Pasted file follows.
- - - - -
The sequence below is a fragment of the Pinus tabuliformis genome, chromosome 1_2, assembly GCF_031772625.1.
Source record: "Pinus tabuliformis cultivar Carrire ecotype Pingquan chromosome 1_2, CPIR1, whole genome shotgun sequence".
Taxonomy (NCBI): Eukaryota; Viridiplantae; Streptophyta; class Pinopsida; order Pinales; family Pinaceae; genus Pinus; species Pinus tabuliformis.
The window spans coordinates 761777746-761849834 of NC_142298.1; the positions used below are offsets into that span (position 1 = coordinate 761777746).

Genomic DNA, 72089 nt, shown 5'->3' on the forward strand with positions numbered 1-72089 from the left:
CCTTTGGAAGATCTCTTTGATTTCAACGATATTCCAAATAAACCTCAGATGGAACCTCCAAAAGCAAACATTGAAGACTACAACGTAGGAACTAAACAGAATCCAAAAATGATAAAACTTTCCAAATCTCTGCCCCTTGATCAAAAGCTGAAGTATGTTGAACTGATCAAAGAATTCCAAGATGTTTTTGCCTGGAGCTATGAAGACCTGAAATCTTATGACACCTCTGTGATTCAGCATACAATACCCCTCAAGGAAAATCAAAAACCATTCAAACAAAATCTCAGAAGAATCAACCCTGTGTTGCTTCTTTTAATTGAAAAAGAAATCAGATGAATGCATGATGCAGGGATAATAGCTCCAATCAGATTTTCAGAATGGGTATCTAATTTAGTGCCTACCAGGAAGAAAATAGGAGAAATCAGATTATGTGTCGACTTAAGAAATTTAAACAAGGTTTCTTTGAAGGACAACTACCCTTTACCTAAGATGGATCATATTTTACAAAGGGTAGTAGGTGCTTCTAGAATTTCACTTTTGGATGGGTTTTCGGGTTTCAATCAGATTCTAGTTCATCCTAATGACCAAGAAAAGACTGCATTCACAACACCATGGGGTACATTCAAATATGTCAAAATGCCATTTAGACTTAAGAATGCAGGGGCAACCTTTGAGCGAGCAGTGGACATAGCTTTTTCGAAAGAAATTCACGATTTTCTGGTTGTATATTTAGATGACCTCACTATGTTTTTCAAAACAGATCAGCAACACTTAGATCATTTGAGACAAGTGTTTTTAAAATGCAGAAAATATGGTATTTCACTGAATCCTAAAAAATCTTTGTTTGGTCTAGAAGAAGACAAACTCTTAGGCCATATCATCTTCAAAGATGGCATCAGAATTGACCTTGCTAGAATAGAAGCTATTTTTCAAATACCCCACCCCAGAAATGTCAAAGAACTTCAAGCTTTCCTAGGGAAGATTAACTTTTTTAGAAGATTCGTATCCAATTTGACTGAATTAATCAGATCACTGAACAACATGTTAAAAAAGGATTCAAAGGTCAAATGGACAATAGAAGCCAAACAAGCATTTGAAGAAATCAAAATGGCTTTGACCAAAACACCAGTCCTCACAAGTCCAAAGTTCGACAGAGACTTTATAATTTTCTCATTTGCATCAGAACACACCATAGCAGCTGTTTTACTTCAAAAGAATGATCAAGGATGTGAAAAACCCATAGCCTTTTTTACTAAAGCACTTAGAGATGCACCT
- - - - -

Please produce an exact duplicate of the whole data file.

The sequence below is a fragment of the Pinus tabuliformis genome, chromosome 1_2, assembly GCF_031772625.1.
Source record: "Pinus tabuliformis cultivar Carrire ecotype Pingquan chromosome 1_2, CPIR1, whole genome shotgun sequence".
Taxonomy (NCBI): Eukaryota; Viridiplantae; Streptophyta; class Pinopsida; order Pinales; family Pinaceae; genus Pinus; species Pinus tabuliformis.
The window spans coordinates 761777746-761849834 of NC_142298.1; the positions used below are offsets into that span (position 1 = coordinate 761777746).

Genomic DNA, 72089 nt, shown 5'->3' on the forward strand with positions numbered 1-72089 from the left:
CCTTTGGAAGATCTCTTTGATTTCAACGATATTCCAAATAAACCTCAGATGGAACCTCCAAAAGCAAACATTGAAGACTACAACGTAGGAACTAAACAGAATCCAAAAATGATAAAACTTTCCAAATCTCTGCCCCTTGATCAAAAGCTGAAGTATGTTGAACTGATCAAAGAATTCCAAGATGTTTTTGCCTGGAGCTATGAAGACCTGAAATCTTATGACACCTCTGTGATTCAGCATACAATACCCCTCAAGGAAAATCAAAAACCATTCAAACAAAATCTCAGAAGAATCAACCCTGTGTTGCTTCTTTTAATTGAAAAAGAAATCAGATGAATGCATGATGCAGGGATAATAGCTCCAATCAGATTTTCAGAATGGGTATCTAATTTAGTGCCTACCAGGAAGAAAATAGGAGAAATCAGATTATGTGTCGACTTAAGAAATTTAAACAAGGTTTCTTTGAAGGACAACTACCCTTTACCTAAGATGGATCATATTTTACAAAGGGTAGTAGGTGCTTCTAGAATTTCACTTTTGGATGGGTTTTCGGGTTTCAATCAGATTCTAGTTCATCCTAATGACCAAGAAAAGACTGCATTCACAACACCATGGGGTACATTCAAATATGTCAAAATGCCATTTAGACTTAAGAATGCAGGGGCAACCTTTGAGCGAGCAGTGGACATAGCTTTTTCGAAAGAAATTCACGATTTTCTGGTTGTATATTTAGATGACCTCACTATGTTTTTCAAAACAGATCAGCAACACTTAGATCATTTGAGACAAGTGTTTTTAAAATGCAGAAAATATGGTATTTCACTGAATCCTAAAAAATCTTTGTTTGGTCTAGAAGAAGACAAACTCTTAGGCCATATCATCTTCAAAGATGGCATCAGAATTGACCTTGCTAGAATAGAAGCTATTTTTCAAATACCCCACCCCAGAAATGTCAAAGAACTTCAAGCTTTCCTAGGGAAGATTAACTTTTTTAGAAGATTCGTATCCAATTTGACTGAATTAATCAGATCACTGAACAACATGTTAAAAAAGGATTCAAAGGTCAAATGGACAATAGAAGCCAAACAAGCATTTGAAGAAATCAAAATGGCTTTGACCAAAACACCAGTCCTCACAAGTCCAAAGTTCGACAGAGACTTTATAATTTTCTCATTTGCATCAGAACACACCATAGCAGCTGTTTTACTTCAAAAGAATGATCAAGGATGTGAAAAACCCATAGCCTTTTTTACTAAAGCACTTAGAGATGCACCT